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Multiple Response Optimizer We use the multiple response optimizer to provide a stacked main effects plot. This plot allows us to interactively manipulate the values of each factor in the model and see the effect on both the mean and the variation. You can use the red sliders to tune each of the factors

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Use the Equations to Confirm Y1 Let’s use the model coefficients to predict and see that it matches (make sure to use un-coded)! From the optimized solution, A = , B = 1, E = 13.5, F = 69 Y1 = *A *B *E *F *B*E *B*F *A*B*F *B*E*F Y1 = * * * * *1* *1* * *1* *1*13.5*69 Y1 = , as seen in the optimizer window

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Use the Equations to Confirm StDevY1 Again, make sure to use the un-coded coefficients! Again, A = , B = 1, E = 13.5, F = 69 lnStDevY1 = *A *B *E *F *A*B *A*E *A*F *B*F *A*B*E *B*E*F *A*B*E*F lnStDevY1 = * * * * * * * * * * *1* * *1* *1*13.5* * *1*13.5*69 lnStDevY1 = StDevY1 = e = , as seen in the optimizer

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Final Design Capability Analysis Did we achieve our objectives? worksheet “passive capability” Stat > Quality Tools > Capability Analysis > Normal Y = Y1Final; Lower Spec = 58; Upper Spec = 62

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Remember the Two Strategies? We just reviewed the Passive Approach –Noise factors are NOT included, manipulated or controlled in the experimental design –We analyzed the variability of replicates from an experimental design Now we will look at the Active Approach –Noise factors ARE included in the experimental design in order to force variability to occur –We will see that the analysis is similar to the passive approach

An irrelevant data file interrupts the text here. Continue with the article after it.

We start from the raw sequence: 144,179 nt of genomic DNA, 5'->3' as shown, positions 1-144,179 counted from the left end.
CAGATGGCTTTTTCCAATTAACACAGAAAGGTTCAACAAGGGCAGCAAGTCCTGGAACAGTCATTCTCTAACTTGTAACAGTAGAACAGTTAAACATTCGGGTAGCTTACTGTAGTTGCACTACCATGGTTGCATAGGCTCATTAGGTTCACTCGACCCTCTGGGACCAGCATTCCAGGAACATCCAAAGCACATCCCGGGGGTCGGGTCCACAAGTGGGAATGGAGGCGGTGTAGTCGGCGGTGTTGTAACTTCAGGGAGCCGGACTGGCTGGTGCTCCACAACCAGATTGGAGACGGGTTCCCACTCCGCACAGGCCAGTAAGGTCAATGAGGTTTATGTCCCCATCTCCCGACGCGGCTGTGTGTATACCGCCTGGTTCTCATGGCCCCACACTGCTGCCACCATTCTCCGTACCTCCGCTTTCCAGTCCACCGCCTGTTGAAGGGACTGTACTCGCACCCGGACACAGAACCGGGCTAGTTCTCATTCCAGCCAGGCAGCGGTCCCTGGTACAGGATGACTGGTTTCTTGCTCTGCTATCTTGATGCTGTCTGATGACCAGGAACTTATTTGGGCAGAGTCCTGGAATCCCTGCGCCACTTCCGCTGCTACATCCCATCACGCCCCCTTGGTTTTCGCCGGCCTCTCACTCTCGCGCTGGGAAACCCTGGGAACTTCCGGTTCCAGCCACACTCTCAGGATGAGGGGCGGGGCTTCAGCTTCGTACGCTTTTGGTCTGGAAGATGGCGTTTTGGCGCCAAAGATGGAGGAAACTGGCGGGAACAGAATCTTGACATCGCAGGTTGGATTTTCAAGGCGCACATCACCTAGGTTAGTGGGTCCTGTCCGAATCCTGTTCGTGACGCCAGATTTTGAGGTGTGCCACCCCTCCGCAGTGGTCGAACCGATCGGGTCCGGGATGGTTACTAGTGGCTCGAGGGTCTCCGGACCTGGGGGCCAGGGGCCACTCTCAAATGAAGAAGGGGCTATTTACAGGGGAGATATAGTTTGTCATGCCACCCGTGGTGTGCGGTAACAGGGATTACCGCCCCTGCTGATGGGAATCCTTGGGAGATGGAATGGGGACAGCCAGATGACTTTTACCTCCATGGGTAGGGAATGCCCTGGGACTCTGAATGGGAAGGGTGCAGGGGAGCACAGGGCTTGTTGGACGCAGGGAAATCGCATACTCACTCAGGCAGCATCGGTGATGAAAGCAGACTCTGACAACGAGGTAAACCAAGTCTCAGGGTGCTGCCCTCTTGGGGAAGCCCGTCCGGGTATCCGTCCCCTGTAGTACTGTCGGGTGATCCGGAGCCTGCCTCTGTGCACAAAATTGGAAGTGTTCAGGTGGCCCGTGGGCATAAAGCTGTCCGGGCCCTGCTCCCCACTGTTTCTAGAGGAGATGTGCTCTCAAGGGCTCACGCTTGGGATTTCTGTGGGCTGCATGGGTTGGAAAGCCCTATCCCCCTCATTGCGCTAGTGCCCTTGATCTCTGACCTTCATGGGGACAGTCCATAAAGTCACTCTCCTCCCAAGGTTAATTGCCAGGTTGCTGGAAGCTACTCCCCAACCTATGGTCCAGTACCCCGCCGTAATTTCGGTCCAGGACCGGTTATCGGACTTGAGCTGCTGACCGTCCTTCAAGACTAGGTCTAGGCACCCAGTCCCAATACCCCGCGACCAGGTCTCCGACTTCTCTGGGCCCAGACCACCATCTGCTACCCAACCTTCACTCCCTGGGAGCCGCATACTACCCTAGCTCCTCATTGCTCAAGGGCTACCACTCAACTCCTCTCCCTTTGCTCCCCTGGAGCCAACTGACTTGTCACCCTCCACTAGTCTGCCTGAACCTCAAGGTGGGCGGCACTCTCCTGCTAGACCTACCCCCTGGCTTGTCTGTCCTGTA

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The Active Approach A factorial experiment is performed using Control AND Noise factors in the same experiment. Analysis can be performed by characterizing Control*Noise interactions only or by moving forward to analyze the variability by dropping the noise factors into the error term. Pros –Simple extension of standard experimental techniques –Guarantees noise in the Noise factors –Provides for flexibility in analysis methods –Can allow for reduced replication Cons –Requires ability to manipulate and control Noise factors –Optimal designs for minimization of unneeded effects (noise by noise interactions) can be difficult to create

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3 control factors 1 noise factor 2 4 full factorial design Two Approaches to Analysis –Use only interpretation of interaction plots to choose settings of the control factors to minimize effect of noise –Model the variability by dropping the noise factors into the error and analyze like the passive approach Example: An Active Noise Experiment

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Active Analysis Roadmap – Plots Only Create and execute with noise included as a factor Analyze the response of interest –Factorial Plots (Main Effects, Interaction) –Statistical Results (ANOVA table and p-values) –Reduce model using statistical results Review Interactions Plot –Interpret the interaction plots to look for evidence of variation effects Review Main Effects Plot (if applicable) Use the Multiple Response Optimizer to find the optimal settings of the factors such that the mean is on target –Will force in settings obtained from the interaction plots Perform a capability study / analysis on the resulting factor settings